DM molecular art creates images showcasing the beauty of what builds every living organism on the planet, DNA. These DNA images highlight the interconnectedness of all biological creatures, everything from humans to plants, animals, and even single-celled organisms such as yeast. This art is inspired by the beauty of genetic biodiversity and the desire to showcase this unique view of organisms as a tool for teaching and inspiring conservation.
The DNA portraits are made in a scientific laboratory using a sample of a biological organism, such as brewer's yeast or plant tissue. The DNA is extracted from the sample, amplified using PCR and then run on an agarose gel and a high resolution picture is captured. The photos then go to post-production for color and stylistic manipulation creating the images you see.
The images you see are all processed and photographed by Dash Masland. Dash has worn many hats as a National Geographic Young Explorer, M.S. Marine Scientist, and Director of Finance for a small brewery. Her mind always wanders back to creative outlets and thus inspired her first molecular art series, beerDNA, which merged her two worlds of science and beer. She is no longer actively working in the sciences or at the brewery, but her molecular art interests continue on. She is currently working with foodDNA and maineDNA, inspired by her home town right outside of Portland, Maine.
Dash has also worked with both Eric Laurits (check out his work at www.ericlaurits.com) and Geoff Masland on post-production. When she needed a professional photographer to help her capture hi-res DNA photographs, she turned to Eric for help. Eric was intrigued by using DNA to showcase subtle expressions and thus joined the team leading the post-production for beerDNA. Geoff has an eye for composition and color which helped turn the vision of molecular art into a reality, as he has been instrumental in the post-production process.
It's a Microbial Matter: Science Inspires Art: Biodiversity/Extinction exhibit at the New York Hall of Science
Having worked in a molecular lab for many years, I see such beauty in the lines DNA creates when run on agarose gels. I captured and manipulated this photograph, It's a Microbial Matter (beerDNA series, 2015), in a small homegrown lab created exclusively for visually exploring DNA. The intent of this image is to showcase the splendor of DNA and challenge both scientists and non-scientists alike to look at this building block of life as a true work of fine art and to highlight the wonder of genetic biodiversity. The study subject is the single-celled organism, yeast. Yeast plays critical roles in ecosystems such as decomposing biological material and degrading environmental pollutants. As we strive to preserve and protect biodiversity on our planet, it is crucial that we do not overlook the importance of microbes and the role they play in conservation.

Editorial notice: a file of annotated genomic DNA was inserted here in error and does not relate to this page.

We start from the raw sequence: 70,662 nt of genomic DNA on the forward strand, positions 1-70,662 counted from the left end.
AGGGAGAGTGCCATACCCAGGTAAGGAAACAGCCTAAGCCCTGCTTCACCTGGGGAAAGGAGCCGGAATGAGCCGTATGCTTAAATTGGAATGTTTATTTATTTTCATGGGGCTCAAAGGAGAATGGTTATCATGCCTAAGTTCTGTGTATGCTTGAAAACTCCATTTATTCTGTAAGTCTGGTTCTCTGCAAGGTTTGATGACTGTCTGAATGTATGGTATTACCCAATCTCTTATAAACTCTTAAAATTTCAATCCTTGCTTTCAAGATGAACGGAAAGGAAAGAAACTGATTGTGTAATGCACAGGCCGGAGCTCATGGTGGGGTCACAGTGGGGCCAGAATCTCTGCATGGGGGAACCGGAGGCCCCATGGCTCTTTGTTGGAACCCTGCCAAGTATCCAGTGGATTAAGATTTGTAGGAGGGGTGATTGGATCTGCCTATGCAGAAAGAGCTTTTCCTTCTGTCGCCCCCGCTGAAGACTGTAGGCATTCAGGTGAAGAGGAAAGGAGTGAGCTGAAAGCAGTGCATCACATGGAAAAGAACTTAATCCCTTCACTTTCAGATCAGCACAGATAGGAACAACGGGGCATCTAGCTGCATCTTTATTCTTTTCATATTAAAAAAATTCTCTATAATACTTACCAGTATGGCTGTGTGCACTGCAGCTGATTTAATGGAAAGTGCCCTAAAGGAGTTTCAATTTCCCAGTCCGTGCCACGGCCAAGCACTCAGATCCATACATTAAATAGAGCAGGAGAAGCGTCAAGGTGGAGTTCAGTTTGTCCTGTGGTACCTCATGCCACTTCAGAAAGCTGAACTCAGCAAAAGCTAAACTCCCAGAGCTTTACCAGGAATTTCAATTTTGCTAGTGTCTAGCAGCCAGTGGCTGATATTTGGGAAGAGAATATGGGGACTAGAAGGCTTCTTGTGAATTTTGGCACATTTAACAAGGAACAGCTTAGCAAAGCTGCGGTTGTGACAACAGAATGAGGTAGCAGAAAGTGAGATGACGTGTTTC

beerDNA: a collaboration with Maine craft breweries to showcase the beauty of an integral part of what makes each brewery so unique, their yeast.
Yeast is a critical part of the brewing process in that it ferments the sugars released from grains and converts them to alcohol. While there are a few species of yeast that are used in the brewing industry, the most common is Saccharomyces cerevisiae, also known as ale yeast. Other yeasts are used to produce different styles of beer such as Saccharomyces pastorianus for lagers and Brettanomyces sp. for sour beers.
The scientific methodology we use in creating our art is designed to determine the species of a biological sample, and we have treated each yeast sample identically in the lab. Thus, you will see that the patterns in the yeast DNA tend to be quite similar. They will show differences if the yeast is of a different species, due to the variation in DNA, but also will show slight differences if the yeasts are highly mutated strains of the same species. For instance, there are over 30 different strains of Saccharomyces cerevisiae available at a commercial yeast house, all utilized for different beer styles. In addition, as breweries continue to propagate their yeast throughout the years, their house yeast will likely develop DNA mutations that create the many unique flavors that we experience. So, if you look closely, you may just spot a few of these genetic differences between each brewery's yeast in our art.
Bangor Daily News. Your Ultimate Maine Holiday Gift Guide. 2015. Alex Steed.
Art and Science Collaborators, Inc. Biodiversity/Extinction Online Exhibit
Science Inspires Art: Biodiversity/Extinction. 2015. New York Hall of Science.
PBS Newshour. July 2015. There's a story living in your beer's DNA.
Downeast Magazine. June 2015. DNAle Fingerprinting.